Birds circle overhead, and you know that they are carrion eaters. You pray for water, but you know it will not come. You pray for night. Water. Moisture. Something. This is Arrakis, world of spice, world of Dune, it chews up and spits out outworlders. An undeniable sound rings in the acrid air. It hisses, it slithers. Something massive comes your way.
A Maker, the Fremen of these terrible deserts would say.
To you it is a worm. To you it is death.
Dune is a profoundly strange and excellent novel.
Published in 1965, it manages to remain futuristic in it’s vision today. It is no surprise that another film adaptation is on its way.
The full story stretches over more books than I have so far read, and the lore is deep and sometimes obscure. It is reminiscent more of Lord of the Rings than Star Wars, which it so clearly influenced. I will attempt to provide just enough story context to portray my thoughts on this first book.
It is a story about a noble family – the House Atreides – who are betrayed by their Emperor. Threatened by their growing strength, he forces them to move to a hostile world named Arrakis. It is clearly a trap, arranged with their rivals – the Harkonnen – but at the Emperor’s word, they have no choice.
Arrakis is a cruel planet, but vital. Water is so sparse that stillsuits are required to reclaim personal water, but it is the only place that the geriatric spice melange can be found, an addictive substance which makes interplanetary travel possible. Harvesting it is made hazardous by the roaming gigantic worms who seek out travellers on the sands of the sprawling deserts.
We follow Paul Atreides, heir to the Atreides House. He is the product of selective breeding, overseen by the fascinating Bene Gesserit, an all-female enclave of advanced humans who seek to create the ultimate being, one with the ability to see clearly into the future. Paul was not meant to be this one, but his mother Lady Jessica disobeyed her orders to birth only daughters to Duke Leto Atreides, and Paul was born. His perceptive powers, persuasive manner (typified by the use of the voice, which is so powerful that the Bene Gesserit who have mastered it are repeatedly called witches), and expert fighting style are hammered into him by the training of his mother, father, and loyal consorts, but in the presence of the mysterious spice his powers grow exponentially. This puts the native Fremen of Arrakis in religious awe of him, as he fits the description of their great prophecy.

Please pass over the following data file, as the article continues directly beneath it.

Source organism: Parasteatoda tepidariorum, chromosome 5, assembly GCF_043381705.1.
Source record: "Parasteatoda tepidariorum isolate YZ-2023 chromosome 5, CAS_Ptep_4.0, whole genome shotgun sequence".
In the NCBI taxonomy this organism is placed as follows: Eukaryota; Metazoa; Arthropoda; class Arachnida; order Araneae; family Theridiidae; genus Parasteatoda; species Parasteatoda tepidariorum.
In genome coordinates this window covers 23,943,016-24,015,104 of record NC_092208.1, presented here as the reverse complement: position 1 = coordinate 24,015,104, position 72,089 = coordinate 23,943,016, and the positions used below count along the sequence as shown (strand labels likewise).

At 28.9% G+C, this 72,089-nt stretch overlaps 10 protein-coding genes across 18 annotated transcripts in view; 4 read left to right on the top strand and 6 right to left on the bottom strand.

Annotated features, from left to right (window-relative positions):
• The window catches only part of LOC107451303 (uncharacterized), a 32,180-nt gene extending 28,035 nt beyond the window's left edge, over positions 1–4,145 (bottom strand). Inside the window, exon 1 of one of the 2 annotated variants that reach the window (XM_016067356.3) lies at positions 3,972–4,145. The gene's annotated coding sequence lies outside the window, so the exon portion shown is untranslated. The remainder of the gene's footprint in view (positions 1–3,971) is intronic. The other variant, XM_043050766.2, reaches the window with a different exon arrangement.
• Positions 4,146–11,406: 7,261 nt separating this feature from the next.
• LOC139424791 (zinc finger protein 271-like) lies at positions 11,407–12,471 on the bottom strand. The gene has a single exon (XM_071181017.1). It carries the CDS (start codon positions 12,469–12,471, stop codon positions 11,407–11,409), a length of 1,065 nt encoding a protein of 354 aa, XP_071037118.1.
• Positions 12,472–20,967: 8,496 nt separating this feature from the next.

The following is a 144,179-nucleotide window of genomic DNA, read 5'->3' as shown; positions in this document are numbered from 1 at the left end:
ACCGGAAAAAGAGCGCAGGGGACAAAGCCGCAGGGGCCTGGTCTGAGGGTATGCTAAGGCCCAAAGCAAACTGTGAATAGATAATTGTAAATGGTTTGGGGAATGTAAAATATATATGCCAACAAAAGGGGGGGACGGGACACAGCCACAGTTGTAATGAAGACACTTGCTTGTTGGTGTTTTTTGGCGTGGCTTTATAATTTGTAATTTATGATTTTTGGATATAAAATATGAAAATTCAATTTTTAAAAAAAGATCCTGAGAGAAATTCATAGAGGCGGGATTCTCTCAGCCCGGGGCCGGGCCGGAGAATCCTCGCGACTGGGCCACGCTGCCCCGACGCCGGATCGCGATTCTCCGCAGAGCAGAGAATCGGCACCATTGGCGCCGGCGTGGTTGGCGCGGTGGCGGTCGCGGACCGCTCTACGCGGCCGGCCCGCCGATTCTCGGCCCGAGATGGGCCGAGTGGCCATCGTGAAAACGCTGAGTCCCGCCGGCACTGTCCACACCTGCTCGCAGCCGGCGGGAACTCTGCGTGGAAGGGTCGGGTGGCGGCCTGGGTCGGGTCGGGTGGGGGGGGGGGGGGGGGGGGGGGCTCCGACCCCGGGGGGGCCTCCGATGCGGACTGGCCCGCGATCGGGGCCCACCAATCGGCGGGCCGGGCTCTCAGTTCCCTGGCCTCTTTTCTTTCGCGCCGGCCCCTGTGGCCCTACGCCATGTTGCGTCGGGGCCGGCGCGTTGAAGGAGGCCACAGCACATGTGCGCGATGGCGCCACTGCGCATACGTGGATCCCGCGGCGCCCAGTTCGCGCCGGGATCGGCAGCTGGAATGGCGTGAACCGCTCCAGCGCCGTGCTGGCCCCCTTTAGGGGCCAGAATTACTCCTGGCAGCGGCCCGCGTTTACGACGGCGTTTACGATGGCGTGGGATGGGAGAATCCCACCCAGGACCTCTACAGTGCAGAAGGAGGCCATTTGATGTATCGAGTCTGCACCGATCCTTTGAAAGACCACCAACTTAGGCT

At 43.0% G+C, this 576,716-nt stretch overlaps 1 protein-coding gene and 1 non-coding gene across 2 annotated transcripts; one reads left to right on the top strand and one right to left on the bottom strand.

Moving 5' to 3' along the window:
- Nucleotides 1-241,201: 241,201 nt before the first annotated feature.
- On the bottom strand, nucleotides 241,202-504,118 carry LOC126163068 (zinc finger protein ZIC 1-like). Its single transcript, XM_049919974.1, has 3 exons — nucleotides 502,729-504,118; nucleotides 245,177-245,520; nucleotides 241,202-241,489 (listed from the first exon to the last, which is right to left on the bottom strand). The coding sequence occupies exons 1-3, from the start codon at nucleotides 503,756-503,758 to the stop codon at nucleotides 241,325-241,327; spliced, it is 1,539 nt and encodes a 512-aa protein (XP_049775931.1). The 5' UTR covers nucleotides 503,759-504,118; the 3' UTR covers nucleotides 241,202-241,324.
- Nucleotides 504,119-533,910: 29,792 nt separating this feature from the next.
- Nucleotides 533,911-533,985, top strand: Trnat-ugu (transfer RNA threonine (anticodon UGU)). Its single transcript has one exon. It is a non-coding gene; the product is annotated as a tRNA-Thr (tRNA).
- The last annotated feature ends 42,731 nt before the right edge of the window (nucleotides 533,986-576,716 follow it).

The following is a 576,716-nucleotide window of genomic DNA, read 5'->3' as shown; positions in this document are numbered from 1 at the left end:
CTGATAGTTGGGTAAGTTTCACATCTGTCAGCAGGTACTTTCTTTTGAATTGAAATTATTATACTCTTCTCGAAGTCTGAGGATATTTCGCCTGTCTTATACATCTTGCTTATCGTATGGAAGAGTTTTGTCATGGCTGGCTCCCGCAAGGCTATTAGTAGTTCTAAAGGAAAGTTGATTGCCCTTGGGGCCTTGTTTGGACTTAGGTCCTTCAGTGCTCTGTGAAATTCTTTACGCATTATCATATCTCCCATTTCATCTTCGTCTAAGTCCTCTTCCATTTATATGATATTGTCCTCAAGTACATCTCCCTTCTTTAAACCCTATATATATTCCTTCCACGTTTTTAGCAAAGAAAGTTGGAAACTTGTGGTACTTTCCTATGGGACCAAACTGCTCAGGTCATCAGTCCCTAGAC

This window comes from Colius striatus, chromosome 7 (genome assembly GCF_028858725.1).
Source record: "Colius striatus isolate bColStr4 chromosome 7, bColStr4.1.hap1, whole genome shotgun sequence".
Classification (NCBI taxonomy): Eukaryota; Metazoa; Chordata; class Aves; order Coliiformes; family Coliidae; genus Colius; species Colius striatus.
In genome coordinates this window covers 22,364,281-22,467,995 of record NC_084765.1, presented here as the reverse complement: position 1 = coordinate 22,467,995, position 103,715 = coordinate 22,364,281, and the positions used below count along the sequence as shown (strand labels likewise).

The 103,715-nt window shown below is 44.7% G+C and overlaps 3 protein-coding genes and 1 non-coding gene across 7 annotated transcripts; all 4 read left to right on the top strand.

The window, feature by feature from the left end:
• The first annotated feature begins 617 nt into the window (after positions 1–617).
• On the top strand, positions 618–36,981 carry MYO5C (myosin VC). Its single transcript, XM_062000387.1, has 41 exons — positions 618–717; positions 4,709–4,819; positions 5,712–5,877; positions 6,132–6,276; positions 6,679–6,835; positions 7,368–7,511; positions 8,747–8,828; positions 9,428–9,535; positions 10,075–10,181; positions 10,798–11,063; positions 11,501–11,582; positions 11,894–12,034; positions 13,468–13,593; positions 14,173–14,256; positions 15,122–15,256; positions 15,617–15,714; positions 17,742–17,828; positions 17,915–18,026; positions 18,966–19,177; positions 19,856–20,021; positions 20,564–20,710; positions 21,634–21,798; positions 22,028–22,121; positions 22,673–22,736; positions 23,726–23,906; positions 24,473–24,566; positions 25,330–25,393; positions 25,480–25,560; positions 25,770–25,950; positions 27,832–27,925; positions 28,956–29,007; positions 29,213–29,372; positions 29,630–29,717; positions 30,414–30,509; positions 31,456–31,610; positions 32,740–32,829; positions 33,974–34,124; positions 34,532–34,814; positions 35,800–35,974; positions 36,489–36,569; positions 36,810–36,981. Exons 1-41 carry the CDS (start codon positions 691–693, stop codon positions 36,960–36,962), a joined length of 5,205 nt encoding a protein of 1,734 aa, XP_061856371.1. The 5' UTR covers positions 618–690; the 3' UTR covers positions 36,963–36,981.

When all goes wrong for the Atreides, Paul and Lady Jessica are taken in by the Fremen. Paul, known amongst them as Muad’Dib, begins to raise them out of the desert and into greatness, seeking revenge for his fallen house.
I’ll say no more. I recommend reading the book for yourself, but an enthusiastic and excellent summary of the tale can be found here.
Frank Herbert’s world is wonderfully archaic at times. Paul trains with weapons suited to medieval combat, as shield technology negates the effects of fast moving projectiles. Gladiatorial combat is common, and perceived insults have the possibility of ending in duels. The politics of the world is more akin to The Witcher, or Game of Thrones, than Star Trek or Star Wars. It has the same constant scheming and double crossing which makes the politics of those worlds interesting. The villains plot against each other as much as they do against the Atreides and the Fremen.
Despite the similarities with historic fantasy, the bizarre nature of the Bene Gesserit provokes a sensation of futuristic otherworldly-ness, a sensation of an existence so far beyond our own rudimentary being that it becomes hard to explain. They are beyond human. They are evolved. They find a mystical level to basic senses, to persuasion, and to perception. Paul Atreides exemplifies these evolved abilities, taking on the memories of his ancestors to develop a new level of human consciousness. Eventually, he comes to hold powerful prescient vision. The vital futuristic element of this world is not the spacefaring, nor the development of shields and lasguns, but humanity itself. It suggests a future where our technology will change, but more importantly humanity as a whole will change, evolving far beyond our current state of being.